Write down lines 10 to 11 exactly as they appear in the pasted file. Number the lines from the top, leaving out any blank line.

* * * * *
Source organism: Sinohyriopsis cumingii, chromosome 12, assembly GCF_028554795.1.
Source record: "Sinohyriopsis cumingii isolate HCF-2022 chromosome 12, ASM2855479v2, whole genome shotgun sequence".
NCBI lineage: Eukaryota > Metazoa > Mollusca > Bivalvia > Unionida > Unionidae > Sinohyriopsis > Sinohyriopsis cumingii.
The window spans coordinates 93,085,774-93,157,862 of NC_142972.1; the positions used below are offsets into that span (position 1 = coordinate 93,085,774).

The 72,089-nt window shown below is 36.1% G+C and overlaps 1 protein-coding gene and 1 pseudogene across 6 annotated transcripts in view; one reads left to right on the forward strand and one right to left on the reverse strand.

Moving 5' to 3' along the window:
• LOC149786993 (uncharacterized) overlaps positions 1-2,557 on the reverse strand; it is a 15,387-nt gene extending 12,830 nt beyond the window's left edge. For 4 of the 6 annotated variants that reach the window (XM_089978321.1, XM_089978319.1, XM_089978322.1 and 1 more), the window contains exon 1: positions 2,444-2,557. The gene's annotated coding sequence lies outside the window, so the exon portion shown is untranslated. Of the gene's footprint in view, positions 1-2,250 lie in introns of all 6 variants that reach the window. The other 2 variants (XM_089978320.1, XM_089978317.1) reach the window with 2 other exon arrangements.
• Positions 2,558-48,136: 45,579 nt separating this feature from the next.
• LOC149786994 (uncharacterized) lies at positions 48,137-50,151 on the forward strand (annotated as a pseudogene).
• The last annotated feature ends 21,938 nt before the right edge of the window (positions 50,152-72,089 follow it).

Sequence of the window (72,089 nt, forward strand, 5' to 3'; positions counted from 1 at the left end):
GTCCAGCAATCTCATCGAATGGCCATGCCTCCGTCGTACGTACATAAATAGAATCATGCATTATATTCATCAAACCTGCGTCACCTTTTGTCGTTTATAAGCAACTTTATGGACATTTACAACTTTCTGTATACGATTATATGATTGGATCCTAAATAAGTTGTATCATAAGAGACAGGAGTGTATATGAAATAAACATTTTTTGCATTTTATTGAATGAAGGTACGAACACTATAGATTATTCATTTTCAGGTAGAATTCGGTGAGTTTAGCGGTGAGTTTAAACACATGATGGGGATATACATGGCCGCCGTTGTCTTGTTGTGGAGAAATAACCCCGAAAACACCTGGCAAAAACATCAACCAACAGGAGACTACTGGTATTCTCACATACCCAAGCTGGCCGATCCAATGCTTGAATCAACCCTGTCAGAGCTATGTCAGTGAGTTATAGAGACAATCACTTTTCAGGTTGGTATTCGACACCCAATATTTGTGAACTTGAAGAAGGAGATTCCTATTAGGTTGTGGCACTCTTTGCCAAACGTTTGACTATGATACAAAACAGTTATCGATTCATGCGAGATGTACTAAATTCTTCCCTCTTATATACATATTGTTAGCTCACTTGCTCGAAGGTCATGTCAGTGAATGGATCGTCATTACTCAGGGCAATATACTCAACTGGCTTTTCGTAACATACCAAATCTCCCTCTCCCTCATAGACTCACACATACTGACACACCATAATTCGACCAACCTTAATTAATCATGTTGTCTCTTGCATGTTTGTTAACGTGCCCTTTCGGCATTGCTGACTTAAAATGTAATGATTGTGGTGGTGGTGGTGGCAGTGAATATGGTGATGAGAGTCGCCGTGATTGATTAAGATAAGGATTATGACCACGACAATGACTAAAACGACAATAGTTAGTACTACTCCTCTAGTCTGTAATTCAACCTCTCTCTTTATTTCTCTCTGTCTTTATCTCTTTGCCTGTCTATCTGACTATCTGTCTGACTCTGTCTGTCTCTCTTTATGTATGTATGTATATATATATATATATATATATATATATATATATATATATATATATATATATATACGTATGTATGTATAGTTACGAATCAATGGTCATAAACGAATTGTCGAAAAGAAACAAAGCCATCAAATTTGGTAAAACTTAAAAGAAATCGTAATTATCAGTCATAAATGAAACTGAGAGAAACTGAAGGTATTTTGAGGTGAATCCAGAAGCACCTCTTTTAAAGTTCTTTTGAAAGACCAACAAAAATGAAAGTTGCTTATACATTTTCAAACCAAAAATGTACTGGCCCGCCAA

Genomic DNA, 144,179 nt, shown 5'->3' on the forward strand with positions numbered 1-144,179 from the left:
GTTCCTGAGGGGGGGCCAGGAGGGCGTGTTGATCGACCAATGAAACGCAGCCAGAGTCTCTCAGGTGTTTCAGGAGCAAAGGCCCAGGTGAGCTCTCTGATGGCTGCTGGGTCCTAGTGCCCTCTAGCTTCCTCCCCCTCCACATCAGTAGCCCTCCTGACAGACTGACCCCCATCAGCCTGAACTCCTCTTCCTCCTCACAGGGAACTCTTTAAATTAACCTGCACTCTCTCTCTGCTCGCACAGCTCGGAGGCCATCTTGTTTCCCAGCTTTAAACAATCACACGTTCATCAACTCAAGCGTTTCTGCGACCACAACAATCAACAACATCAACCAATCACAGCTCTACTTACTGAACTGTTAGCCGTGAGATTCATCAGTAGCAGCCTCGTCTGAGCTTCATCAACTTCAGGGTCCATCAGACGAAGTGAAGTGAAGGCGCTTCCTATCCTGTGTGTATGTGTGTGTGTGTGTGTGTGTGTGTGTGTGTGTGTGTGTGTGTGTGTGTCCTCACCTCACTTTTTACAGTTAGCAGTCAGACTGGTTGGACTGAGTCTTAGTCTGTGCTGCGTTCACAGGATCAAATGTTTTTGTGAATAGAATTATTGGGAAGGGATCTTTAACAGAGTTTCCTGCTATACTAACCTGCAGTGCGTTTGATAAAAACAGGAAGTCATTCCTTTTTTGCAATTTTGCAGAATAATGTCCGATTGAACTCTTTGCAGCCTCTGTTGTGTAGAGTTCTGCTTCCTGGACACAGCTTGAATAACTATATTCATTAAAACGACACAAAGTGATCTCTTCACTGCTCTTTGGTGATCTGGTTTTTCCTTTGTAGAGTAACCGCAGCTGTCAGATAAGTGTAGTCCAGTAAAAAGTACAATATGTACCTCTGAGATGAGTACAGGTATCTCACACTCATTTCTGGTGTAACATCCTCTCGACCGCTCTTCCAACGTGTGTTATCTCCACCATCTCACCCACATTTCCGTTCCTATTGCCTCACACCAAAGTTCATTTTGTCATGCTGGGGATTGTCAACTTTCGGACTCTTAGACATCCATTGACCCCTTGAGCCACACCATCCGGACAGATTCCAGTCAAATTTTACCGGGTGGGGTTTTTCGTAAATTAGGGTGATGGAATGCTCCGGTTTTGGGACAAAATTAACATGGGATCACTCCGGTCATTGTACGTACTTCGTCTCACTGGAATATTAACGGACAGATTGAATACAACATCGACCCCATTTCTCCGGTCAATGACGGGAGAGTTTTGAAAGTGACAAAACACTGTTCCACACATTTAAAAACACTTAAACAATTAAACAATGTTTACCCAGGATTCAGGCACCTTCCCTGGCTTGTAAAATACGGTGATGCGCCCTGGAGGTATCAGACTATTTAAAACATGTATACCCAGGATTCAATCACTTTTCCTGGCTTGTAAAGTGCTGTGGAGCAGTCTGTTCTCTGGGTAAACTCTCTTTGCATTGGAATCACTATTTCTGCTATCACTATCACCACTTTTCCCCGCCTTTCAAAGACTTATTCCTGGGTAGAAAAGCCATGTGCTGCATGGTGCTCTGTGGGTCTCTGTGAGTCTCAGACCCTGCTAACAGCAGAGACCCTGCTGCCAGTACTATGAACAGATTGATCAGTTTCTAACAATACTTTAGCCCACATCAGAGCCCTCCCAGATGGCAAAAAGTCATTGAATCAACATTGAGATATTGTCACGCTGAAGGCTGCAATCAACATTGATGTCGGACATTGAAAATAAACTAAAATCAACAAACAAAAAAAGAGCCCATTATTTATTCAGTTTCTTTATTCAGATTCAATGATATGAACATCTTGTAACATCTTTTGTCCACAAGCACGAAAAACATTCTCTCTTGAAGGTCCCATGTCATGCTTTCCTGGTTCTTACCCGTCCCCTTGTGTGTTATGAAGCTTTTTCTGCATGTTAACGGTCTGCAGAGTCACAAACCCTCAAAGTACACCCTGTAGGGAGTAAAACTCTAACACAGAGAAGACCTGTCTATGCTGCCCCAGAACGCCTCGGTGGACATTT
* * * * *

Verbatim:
• The last annotated feature ends 21,938 nt before the right edge of the window (positions 50,152-72,089 follow it).

Sequence of the window (72,089 nt, forward strand, 5' to 3'; positions counted from 1 at the left end):